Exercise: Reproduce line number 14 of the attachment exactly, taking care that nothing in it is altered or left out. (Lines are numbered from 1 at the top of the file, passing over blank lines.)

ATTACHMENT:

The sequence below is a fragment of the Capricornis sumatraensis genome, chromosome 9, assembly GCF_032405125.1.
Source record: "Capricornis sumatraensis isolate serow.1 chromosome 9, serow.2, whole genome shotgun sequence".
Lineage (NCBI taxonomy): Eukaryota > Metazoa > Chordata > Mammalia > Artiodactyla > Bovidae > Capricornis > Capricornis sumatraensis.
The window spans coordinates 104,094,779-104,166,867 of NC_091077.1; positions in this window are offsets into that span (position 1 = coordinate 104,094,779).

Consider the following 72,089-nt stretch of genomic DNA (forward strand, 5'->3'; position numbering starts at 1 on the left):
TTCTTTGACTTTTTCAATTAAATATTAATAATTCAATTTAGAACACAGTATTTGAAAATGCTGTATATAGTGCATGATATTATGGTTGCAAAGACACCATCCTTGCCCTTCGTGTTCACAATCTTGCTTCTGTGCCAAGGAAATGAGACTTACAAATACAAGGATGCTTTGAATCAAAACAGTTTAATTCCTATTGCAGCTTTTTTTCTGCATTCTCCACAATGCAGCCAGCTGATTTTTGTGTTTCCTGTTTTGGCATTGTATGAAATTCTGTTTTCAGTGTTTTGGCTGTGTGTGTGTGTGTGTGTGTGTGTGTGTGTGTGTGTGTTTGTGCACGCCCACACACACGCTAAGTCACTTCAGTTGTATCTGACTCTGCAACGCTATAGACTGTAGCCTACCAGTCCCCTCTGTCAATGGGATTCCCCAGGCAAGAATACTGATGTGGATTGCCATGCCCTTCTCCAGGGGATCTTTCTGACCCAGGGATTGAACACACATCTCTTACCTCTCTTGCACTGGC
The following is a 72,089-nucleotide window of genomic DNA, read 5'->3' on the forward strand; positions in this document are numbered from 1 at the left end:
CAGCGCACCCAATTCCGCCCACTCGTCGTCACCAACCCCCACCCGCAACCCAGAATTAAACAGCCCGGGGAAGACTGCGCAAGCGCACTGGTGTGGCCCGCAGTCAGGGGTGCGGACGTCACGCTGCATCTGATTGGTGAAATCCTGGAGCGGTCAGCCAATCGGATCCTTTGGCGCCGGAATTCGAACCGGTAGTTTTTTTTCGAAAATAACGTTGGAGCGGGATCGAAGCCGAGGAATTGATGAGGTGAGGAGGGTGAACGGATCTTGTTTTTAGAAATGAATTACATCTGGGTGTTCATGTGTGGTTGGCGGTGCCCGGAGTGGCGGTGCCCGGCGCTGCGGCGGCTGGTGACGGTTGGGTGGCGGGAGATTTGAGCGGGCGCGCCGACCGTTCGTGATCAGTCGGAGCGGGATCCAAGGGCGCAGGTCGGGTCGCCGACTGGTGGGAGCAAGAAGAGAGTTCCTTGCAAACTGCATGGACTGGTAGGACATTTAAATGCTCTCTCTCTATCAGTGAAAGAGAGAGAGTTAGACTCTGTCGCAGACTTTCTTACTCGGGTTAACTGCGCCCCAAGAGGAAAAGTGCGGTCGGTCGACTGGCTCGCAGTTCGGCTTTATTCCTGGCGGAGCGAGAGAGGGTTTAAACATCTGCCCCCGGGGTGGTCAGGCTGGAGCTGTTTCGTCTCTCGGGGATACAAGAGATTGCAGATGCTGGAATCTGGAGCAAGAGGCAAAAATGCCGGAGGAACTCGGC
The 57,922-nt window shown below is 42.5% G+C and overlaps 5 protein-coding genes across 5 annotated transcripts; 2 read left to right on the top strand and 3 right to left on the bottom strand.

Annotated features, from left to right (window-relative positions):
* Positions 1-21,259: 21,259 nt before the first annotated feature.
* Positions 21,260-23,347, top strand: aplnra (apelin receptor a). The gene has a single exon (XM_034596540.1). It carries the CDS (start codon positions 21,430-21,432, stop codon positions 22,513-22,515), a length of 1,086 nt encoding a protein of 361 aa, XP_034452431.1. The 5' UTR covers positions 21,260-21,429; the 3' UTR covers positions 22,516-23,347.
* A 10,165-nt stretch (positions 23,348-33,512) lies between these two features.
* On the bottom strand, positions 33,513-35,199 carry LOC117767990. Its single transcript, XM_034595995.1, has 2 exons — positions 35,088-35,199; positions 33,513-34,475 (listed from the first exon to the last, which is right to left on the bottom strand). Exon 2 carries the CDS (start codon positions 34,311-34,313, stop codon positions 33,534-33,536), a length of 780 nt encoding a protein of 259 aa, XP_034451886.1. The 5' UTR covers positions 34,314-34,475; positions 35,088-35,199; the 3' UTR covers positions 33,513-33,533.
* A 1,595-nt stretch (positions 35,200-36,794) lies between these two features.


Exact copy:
* On the bottom strand, positions 33,513-35,199 carry LOC117767990. Its single transcript, XM_034595995.1, has 2 exons — positions 35,088-35,199; positions 33,513-34,475 (listed from the first exon to the last, which is right to left on the bottom strand). Exon 2 carries the CDS (start codon positions 34,311-34,313, stop codon positions 33,534-33,536), a length of 780 nt encoding a protein of 259 aa, XP_034451886.1. The 5' UTR covers positions 34,314-34,475; positions 35,088-35,199; the 3' UTR covers positions 33,513-33,533.